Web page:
No TV so no worries there.

So you need a map then?

border-rider

Re: Random audax questions
« Reply #30 on: May 10, 2011, 11:34:35 pm »
No, but if it's terra incognito for you then one can be helpful

Usually the routesheet is sufficient

Re: Random audax questions
« Reply #31 on: May 10, 2011, 11:43:20 pm »
Ok cheers, might give one a go.

Do you need to be in some sort of club or anything or do you just put your name down as wanting to take part?

mattc

  • "Hannibal"
  • n.b. have grown beard since photo taken
    • Didcot Audaxes
Re: Random audax questions
« Reply #32 on: May 10, 2011, 11:43:31 pm »
Indeed, it's very rare to need a map, but carrying the standard pages from £3.99 road atlas is very reassuring.

It seems that the main benefit of using GPS is this sort of thing:
Quote
Before getting off at Honiton I realised that I forgot to transfer my route file to the little GPS machine. Not again (did same thing last year for the Kernow&SW). I  had lovingly modified IanH's track, added a couple of symbols and notes, including a different route through Barnstaple and now it was on the wrong computer. Garmins can talk to each other via wireless so Panoramix and I gave it a try at the start. It looked a bit like a Garmin breeding business. After some initial success, we had cried victory to early (Panoramix's words) as Edge and Dakota couldn't finish their business. Luckily Feline had the right cable with her, so I was able to quickly download Ian's original track via tourist office's PC.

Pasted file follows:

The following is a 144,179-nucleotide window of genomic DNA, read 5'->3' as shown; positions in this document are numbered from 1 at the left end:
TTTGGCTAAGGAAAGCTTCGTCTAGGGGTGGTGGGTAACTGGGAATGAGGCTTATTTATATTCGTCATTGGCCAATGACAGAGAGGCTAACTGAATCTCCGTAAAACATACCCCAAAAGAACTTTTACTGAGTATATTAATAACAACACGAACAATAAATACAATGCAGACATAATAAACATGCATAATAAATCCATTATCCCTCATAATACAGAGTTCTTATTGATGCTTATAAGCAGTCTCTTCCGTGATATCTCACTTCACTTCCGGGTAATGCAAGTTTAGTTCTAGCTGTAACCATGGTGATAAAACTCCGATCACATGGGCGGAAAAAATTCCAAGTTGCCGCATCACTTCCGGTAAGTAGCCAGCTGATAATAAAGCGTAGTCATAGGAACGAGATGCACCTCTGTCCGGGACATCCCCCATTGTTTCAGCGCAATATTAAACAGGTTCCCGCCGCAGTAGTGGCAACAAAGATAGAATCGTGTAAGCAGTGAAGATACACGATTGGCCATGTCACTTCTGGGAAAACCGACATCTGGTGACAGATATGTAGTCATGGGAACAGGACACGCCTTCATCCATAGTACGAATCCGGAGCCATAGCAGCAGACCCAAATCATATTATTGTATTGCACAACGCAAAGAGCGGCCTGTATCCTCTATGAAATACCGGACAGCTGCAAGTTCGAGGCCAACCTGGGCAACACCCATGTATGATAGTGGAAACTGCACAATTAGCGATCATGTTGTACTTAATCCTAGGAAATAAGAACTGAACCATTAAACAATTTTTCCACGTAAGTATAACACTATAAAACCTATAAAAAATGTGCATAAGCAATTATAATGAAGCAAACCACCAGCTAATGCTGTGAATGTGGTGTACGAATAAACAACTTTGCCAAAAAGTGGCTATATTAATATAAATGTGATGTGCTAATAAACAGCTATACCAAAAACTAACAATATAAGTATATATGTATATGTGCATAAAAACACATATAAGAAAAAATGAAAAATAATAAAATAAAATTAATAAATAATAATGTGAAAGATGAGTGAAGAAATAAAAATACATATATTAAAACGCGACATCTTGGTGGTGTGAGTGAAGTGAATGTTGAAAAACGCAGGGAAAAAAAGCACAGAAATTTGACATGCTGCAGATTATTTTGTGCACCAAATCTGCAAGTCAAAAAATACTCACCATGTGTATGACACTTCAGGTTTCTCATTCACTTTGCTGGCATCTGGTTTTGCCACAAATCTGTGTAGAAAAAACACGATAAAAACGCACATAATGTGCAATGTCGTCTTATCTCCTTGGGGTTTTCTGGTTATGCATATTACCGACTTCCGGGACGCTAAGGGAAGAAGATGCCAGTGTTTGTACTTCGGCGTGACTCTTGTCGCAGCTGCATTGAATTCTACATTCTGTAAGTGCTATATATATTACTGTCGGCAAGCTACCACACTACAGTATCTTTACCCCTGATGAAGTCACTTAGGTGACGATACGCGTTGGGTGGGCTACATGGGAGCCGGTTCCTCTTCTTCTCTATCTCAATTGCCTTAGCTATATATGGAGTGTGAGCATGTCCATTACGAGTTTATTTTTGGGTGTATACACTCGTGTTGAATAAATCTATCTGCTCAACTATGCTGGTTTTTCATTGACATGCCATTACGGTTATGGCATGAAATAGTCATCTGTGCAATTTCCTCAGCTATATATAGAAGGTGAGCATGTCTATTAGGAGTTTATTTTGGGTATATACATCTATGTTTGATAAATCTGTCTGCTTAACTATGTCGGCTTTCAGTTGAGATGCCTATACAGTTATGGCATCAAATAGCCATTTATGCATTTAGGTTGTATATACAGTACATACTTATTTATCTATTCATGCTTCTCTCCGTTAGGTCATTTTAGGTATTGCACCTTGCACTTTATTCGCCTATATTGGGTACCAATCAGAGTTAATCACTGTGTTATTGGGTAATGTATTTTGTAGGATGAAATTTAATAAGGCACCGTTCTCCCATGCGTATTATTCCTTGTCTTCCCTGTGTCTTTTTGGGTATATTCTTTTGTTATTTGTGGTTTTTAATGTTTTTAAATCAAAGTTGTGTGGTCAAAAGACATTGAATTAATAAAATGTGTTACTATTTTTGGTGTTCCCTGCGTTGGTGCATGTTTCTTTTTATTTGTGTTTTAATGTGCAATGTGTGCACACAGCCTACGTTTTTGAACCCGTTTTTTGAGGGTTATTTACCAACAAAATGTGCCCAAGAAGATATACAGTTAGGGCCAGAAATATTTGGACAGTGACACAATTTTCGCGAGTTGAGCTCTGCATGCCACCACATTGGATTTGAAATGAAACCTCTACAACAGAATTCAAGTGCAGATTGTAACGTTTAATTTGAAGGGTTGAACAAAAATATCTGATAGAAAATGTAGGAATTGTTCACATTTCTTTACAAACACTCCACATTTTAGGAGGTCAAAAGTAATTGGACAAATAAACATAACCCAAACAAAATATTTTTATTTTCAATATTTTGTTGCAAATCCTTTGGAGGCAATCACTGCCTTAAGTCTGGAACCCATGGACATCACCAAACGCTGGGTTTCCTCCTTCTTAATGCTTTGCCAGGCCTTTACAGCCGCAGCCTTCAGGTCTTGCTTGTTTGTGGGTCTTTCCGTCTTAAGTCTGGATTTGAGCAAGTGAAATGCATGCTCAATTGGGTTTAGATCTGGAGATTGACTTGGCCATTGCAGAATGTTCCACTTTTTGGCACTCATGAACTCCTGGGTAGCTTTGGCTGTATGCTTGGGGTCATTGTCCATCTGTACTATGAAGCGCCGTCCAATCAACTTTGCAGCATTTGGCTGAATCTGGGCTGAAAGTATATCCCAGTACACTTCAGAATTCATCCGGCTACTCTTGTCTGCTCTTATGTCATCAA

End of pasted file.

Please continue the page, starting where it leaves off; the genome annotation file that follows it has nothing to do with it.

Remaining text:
EDIT: there may be facetious elements in the above - I am well aware that some riders really struggle even with the finest routesheets. But the cheap option is to try an event with just a routesheet before buying a GPS.
Has never ridden RAAM
---------
No.11  Because of the great host of those who dislike the least appearance of "swank " when they travel the roads and lanes. - From Kuklos' 39 Articles

Jaded

  • The Codfather
  • Formerly known as Jaded
Re: Random audax questions
« Reply #33 on: May 10, 2011, 11:48:46 pm »
GPSs are great for people like me. My GPS has transformed my enjoyment of riding Audaxes.

1) I confuse left and right
2) I forget instructions I read 15 seconds ago
3) My eyes are ageing and in low light and in the dark I cannot read routesheets unless I have reading glasses on. I do not need glasses for anything other than reading